Various techniques are available to cope with data having more than three dimensions, such as using plot facets, different colors, and depths. Also, dimensionality reduction can be applied if the dimensions are too much to visualize. It reduces the dimensions while keeping its integrity.
Q: What is data transformation? Is it necessary?
Data transformation is known as converting the data from an available format to the desired format. It's a crucial technique that's required before the data is stored in a data warehouse. Raw data is available in various formats; we must transform it according to the requirements of the destination to ensure consistency.
Statistics & Probability
Q: What’s the difference between probability and likelihood?
While probability is simply calculating the odds of an event to happen, likelihood, on the other hand, is aimed at maximizing the chances of some event happening.
Q: How do you perform hypothesis testing?
There are 5 five main steps in hypothesis testing given below:
- Classify your hypothesis as null or alternative.
- Collect the data required to test the hypothesis.
- Perform the statistical test to get the results.
- Calculate if the null hypothesis is supported or not.
- Present your findings corresponding to your hypothesis setting.
Q: What is known as selection bias?
Selection bias occurs during the sampling of data from a given dataset that doesn't show the true nature of the distribution of data. The bias doesn't occur by chance, and there is a systematic approach behind it which is why it's referred to as 'active'.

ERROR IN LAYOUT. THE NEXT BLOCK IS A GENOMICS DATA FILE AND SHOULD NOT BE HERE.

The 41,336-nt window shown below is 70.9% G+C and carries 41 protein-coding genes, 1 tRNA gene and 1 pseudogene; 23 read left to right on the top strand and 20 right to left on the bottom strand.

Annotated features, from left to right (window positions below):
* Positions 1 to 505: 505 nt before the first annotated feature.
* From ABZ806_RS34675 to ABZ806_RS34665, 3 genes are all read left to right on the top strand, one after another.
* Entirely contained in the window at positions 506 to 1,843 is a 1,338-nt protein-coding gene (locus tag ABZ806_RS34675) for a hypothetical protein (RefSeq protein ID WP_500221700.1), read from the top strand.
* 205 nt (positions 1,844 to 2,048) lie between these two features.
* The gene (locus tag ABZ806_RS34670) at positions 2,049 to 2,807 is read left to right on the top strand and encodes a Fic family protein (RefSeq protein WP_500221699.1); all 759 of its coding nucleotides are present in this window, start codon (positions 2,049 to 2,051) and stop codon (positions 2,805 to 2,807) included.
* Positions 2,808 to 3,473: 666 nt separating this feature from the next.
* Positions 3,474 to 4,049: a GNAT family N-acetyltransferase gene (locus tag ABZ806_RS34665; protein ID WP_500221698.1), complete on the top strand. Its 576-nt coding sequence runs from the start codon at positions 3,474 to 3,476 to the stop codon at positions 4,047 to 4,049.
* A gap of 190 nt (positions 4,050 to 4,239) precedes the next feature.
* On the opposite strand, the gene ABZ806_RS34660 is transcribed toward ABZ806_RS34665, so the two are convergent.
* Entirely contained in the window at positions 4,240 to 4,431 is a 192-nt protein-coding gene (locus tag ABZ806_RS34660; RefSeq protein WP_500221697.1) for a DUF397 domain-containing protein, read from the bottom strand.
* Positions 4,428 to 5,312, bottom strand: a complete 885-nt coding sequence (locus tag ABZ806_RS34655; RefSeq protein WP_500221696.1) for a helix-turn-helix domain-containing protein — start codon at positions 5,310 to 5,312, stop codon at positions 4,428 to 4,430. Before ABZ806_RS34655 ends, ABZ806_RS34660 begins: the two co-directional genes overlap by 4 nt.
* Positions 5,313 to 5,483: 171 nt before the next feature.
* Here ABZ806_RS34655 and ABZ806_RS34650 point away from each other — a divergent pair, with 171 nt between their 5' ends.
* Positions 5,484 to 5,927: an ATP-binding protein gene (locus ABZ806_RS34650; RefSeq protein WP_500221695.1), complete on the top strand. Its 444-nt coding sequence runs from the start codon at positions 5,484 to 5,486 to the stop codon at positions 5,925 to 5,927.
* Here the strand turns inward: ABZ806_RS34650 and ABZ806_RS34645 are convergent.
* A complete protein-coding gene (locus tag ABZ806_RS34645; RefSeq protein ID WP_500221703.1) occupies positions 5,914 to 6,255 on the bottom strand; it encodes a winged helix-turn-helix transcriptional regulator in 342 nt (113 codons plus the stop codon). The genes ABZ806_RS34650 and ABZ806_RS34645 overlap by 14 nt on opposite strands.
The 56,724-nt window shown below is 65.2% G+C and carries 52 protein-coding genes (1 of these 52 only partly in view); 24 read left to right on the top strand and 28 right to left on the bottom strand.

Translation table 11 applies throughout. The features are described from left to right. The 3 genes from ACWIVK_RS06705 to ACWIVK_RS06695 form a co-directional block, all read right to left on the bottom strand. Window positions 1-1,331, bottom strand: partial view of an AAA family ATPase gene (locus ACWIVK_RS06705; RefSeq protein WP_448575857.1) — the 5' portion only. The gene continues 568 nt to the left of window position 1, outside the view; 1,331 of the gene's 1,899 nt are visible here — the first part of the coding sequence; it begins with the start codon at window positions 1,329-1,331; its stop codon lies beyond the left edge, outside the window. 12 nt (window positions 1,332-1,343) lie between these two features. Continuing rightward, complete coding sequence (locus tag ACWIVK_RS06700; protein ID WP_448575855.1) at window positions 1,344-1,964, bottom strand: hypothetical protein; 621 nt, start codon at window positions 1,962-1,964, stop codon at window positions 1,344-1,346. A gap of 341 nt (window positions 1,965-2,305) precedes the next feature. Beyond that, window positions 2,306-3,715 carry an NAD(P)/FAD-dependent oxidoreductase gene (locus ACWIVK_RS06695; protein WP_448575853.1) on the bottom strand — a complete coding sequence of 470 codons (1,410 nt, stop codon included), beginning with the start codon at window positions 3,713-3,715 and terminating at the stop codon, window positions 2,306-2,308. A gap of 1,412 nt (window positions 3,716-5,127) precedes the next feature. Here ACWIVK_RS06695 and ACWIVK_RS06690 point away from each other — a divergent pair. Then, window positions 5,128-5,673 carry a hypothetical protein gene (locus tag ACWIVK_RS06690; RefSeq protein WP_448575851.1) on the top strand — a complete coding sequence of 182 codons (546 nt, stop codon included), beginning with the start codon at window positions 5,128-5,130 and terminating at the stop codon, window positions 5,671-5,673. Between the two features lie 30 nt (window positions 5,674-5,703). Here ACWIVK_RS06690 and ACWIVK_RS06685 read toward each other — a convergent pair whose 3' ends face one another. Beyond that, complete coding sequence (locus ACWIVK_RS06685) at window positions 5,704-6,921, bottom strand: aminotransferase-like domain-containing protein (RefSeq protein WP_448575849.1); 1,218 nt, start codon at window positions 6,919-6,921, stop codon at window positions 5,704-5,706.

Q: Differentiate between a Type I and Type II error.
Type I errors occur when the null hypothesis is true - but rejected. In contrast, a type II error occurs when the null hypothesis is false but fails to get rejected. Further details on both types of errors can be found here.
Q: What meant by binomial probability distribution? Explain.
The binomial probability distribution is a kind of distribution that comprises the probabilities for the possible numbers of successes on a total of N trials - that are completely independent and have the probability of 'pi'.
That's it for today! I hope you found the questions helpful. However, that's not all. As I have already mentioned, machine learning is a vast field, and you need to keep learning to become better at it since it's still in its evolving phase.